HEALTH CARE TODAY is as much about social skills and navigating multiple relationships as it is about clinical knowledge. Hospitalist teams need providers who have high adaptability, character flexibility, and, above all, the ability to care and be kind. Because candidates don’t really highlight these qualities on their CVs, how do you screen for them? Behavioral interviewing works.
If you have only an hour or less with potential hires, I recommend that you ask them these scenario questions to get at their responsiveness, empathy, situational awareness and clinical abilities. Here are the five questions I rely on to get insight into candidates’ emotional profiles without bringing them back for a second visit.
1) Tell me about a situation you’ve encountered where the family’s expectations did not match the care team’s, or the situation was otherwise difficult. What did you do, and how was the situation ultimately resolved?
I’ve been amazed at the number of applicants who have a dearth of feedback about themselves—and at their level of embarrassment when asked.
With this scenario, candidates describe the clinical background, the area they were working, the key players in the event, and how they or the team handled it. Their answers can give you outstanding information on how they conduct family meetings and how often, the value they place on relationships with patients and families, and how they display empathy toward people who are suffering. In addition, their answers will help you profile how well they interact with nursing staff and ancillary services.
2) Tell me about a person you’ve admired in medicine and why. And 3), tell me about a person you’ve admired outside of medicine and why.
The answers give you a window into candidates’ aspirations, highlighting qualities they may already possess but want to further develop. People naturally want to mirror and project; in medicine, candidates commonly admire intellect, bedside manner or dedication to the art.
Observe how often prospective hires discuss the following: They admire physicians who are great with families or who always stay to make sure patients are cared for, or are available to support trainees or peers. Or the people they admire have earned respect with a group or show a lot of patience answering patient questions, no matter how mundane. Admiring such qualities are all signs of higher emotional intelligence.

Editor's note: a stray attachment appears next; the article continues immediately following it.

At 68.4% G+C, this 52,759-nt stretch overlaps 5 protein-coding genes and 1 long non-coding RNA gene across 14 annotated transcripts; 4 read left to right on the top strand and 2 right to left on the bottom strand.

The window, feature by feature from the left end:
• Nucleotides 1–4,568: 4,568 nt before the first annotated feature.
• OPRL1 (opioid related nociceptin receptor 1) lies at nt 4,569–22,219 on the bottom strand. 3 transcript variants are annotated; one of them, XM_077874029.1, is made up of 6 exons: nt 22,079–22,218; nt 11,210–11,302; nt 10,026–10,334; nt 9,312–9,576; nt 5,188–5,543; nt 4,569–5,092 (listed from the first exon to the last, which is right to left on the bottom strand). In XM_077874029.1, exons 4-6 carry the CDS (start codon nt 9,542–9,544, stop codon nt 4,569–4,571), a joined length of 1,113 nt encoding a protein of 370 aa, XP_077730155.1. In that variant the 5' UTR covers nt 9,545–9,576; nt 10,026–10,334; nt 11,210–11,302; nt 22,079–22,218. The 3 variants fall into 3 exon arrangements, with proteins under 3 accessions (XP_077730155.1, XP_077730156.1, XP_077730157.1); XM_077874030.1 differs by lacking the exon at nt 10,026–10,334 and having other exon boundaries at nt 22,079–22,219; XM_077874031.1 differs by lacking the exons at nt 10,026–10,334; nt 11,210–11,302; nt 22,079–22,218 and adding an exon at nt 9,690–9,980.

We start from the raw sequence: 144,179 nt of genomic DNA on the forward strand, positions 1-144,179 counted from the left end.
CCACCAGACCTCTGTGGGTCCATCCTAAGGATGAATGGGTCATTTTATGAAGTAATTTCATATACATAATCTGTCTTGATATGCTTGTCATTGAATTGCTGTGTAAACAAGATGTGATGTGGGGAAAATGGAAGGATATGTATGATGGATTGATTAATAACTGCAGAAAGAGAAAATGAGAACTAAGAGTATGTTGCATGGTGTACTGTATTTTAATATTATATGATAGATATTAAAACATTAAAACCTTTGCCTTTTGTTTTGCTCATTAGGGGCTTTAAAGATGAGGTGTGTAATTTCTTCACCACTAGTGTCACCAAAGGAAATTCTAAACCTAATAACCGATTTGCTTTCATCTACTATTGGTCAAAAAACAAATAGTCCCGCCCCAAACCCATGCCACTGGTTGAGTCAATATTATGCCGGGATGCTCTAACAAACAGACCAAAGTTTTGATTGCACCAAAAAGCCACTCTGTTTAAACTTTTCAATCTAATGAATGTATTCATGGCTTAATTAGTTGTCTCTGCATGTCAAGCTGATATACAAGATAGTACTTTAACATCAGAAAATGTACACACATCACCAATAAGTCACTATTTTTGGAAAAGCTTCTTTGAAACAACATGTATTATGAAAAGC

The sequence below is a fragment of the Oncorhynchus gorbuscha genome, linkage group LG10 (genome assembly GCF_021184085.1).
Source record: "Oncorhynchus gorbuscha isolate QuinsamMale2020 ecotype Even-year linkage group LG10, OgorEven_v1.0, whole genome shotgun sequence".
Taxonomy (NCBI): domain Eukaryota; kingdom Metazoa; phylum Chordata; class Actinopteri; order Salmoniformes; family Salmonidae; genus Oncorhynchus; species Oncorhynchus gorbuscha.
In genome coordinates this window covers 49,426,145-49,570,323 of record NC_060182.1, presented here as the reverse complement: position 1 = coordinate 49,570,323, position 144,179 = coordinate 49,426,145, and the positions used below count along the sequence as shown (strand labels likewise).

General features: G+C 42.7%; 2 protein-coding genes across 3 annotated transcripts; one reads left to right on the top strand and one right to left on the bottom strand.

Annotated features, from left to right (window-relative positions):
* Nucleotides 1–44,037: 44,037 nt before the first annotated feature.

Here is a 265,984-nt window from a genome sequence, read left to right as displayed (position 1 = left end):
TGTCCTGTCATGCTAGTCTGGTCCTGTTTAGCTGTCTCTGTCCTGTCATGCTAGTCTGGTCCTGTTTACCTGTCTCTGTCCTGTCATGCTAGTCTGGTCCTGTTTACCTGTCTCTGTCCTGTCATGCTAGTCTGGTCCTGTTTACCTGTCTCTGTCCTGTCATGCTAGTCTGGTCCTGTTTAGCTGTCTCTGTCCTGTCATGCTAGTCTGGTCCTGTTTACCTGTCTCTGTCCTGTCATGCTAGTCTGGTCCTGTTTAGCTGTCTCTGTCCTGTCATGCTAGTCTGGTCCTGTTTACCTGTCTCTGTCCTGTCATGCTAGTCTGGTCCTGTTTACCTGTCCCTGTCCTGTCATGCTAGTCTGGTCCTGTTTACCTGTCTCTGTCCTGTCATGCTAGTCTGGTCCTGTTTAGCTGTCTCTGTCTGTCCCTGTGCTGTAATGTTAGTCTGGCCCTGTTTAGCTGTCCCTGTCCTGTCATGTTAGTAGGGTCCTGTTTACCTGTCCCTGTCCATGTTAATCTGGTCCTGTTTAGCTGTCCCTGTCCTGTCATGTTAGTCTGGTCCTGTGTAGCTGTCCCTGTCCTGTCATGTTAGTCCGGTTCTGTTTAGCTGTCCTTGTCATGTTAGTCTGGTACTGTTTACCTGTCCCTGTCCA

Candidates regard people outside of medicine for variable reasons, which potentially shows you what they enjoy in their spare time without being directly asked as well as personality characteristics. Such answers might expand their own self-descriptions or display well-roundedness, a spirit of adventure or how they cope with adversity.
Parents are frequently cited as sources of inspiration; other individuals readily complete this picture. You can even reframe the question to have candidates name someone besides a parent. This sometimes solicits an intensely personal story about why the interviewee went into medicine in the first place and is a way to get richer detail than just asking that question directly up front.
4) What specific qualities do the people who work with you say you exhibit? What kind of feedback have you been given about yourself?
I’ve been amazed at the number of applicants who have a dearth of feedback about themselves—and at their level of embarrassment when asked. While we are socially trained to not self-promote, people’s ability to highlight their attributes succinctly and confidently tells you a lot. Are they able to distill impressions down to facts about themselves? Are they confident? Do they believe what they hear, and do they introspect to a level that shows they have and can develop insight? I often don’t ask about direct weaknesses due to the fact that answers tend to be trite.
Finally, my favorite:
5) If you received a behavioral complaint from a nurse, patient or family member, tell me how you would approach it.
This scenario allows you to probe providers’ feelings of remorse, a desire to improve, an ability to manage difficulty with grace and, finally, their insights into interpersonal interactions. In the world of complaint resolution, I am most impressed when physicians take responsibility for their actions and own their frustrations in a situation.
Take note of candidates who actually state they’ll apologize; because complaints are generally “he said, she said” scenarios, neither party is completely without blame. What we describe as “shame” is a common response to a complaint, but so are indignation and defiance. In an interview, you won’t see the defensiveness that exists in real life, but you will get a sense of how applicants approach problems, as well as their desire to make peace and move forward.
Candidates who directly express remorse, offer a genuine apology or fully explore the circumstances via speaking to different people involved display high levels of maturity.
Published in the July 2019 issue of Today’s Hospitalist
Susan Lee, DO, MBA, is the chief of hospital medicine at Carilion Clinic in Roanoke, Va. She is trained in internal medicine and psychiatry and has hired well over 100 hospitalist physicians and advanced care providers. Dr. Lee can be reached at firstname.lastname@example.org.